The U.S. Army Forces Command plans to field the ExCP at division or core level echelons, Bell said. Additionally, multiple ExCP units can be combined to build larger command post.
Several units in the Army are slated to receive the third generation of the ExCP, Bell said.
“The units will be taking these shelters out through next summer, work with them, and then provide feedback to FORCCOM for further product improvements and future iterations [of the ExCP.]”
Directly supporting the ExCP and other command post setups is the Digital Viewer Application, or DVA. The DVA provides the Army with a software-based video switching solution and allows command post personnel to connect to the local area network to share all or part of their display with other individuals or on the larger command post display system.
Currently, the Army employs an outdated video switching device that requires a large transit case and has a limited number of inputs and outputs. Additionally, the current system can exceed 100 pounds in total weight, Bell said.
The new DVA resolves information assurance problems by eliminating an existing video switch that runs an unsupported operating system, Bell said. Further, the application supports the ability to share multiple screens in a grid format on a single viewer display.
For systems that can’t support the DVA software — like an unmanned aerial vehicle video feed, for example — a separate broadcast appliance can be plugged into the local network, and can share the feed through the DVA software, Bell said.
The DVA program has transitioned to PEO C3T, where it is being incorporated into the Command Post Integrated Infrastructure, officials said.
In addition to the viewer application, EMC STO identified a need for a portable, large-screen display. The Army’s current command post display technology is obsolete, bulky, cumbersome, and expensive, Bell said.
“[CERDEC] started an experiment about a year ago to take a look at available commercial-off-the-shelf technology that would be inexpensive, and durable enough for use by Soldiers in the field,” Bell said. “We put together a kit of three different screens and three different projectors, and we partnered with the 11th Armored Cavalry Regiment at Fort Irwin, California.”
The three variations of the CPDS currently being evaluated are smaller and simpler to use, weigh less, and require less space to store or set up, officials said. Projectors are also equipped with long-life LEDs to reduce the need to overstock and replace light bulbs.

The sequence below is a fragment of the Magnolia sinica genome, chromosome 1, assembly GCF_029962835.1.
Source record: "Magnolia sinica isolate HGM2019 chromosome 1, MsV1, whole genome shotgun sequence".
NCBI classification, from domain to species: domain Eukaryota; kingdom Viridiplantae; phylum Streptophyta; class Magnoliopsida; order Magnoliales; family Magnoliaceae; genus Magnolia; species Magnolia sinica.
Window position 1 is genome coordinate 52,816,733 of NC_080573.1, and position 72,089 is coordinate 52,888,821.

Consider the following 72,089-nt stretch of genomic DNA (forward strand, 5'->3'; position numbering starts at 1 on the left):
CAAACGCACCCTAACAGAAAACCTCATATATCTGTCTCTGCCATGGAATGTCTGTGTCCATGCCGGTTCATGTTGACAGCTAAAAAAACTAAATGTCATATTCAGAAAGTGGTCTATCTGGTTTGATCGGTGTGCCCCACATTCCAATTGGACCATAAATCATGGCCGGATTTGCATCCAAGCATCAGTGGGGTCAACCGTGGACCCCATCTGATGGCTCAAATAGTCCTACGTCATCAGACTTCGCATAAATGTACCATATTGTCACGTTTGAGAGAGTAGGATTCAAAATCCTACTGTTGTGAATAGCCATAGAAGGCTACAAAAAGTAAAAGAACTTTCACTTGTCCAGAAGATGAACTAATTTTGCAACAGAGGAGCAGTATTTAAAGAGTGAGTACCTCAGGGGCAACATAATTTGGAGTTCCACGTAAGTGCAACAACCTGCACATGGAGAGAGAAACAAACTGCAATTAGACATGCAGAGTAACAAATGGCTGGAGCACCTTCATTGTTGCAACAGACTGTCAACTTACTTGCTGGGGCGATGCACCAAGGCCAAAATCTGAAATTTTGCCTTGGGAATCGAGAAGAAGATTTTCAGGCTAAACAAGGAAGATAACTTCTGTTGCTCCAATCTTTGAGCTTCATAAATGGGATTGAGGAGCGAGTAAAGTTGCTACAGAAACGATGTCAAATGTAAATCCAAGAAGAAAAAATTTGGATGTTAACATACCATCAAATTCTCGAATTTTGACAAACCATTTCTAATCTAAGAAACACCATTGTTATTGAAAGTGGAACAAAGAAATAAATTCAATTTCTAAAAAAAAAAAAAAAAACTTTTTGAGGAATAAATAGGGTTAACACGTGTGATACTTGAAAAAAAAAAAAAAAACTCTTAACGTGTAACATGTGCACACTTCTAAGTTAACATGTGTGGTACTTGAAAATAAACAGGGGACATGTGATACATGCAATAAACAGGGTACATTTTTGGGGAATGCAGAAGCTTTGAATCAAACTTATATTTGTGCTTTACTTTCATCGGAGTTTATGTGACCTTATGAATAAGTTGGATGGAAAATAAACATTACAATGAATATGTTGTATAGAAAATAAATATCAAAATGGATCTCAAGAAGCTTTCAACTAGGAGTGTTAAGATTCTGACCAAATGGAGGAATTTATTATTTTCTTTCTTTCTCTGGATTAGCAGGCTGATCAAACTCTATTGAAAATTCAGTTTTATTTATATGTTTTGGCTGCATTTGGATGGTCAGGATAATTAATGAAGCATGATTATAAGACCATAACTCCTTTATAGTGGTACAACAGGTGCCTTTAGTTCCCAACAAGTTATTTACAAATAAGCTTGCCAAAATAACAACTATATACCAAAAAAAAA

Soldiers are also field testing short-throw projectors that need to be offset by only 18 inches from the screen to generate a 100-inch image.
The 1st Armored Division Artillery is scheduled to experiment with the CPDS this summer, officials added. Both the 11th Armored Division Artillery and the 1st Armored Division will help inform program requirements and capabilities for future display technology.
The Unified Voice Management System, or UVMS, rounds out EMC STO’s equipment package portfolio.
Currently, Soldiers supporting the mission command and command post infrastructure have to operate through a wide range of separate communications technologies. Additionally, these systems cannot cross-communicate unless they are integrated with a channel access unit, or CAU, which adds weight and an additional space requirement to a command post location.
The UVMS is a prototype equipment package that was designed to provide an interoperable solution for radio, digital telephones, and other computer-based or voice software applications.
Overall, the UVMS has demonstrated the benefits of a fully interoperable capability that enables seamless voice communications regardless of the devices or applications, officials said. The 173rd Airborne Brigade Combat Team in a forward-deployed coalition environment is currently field testing the new equipment.
Tactical computing environment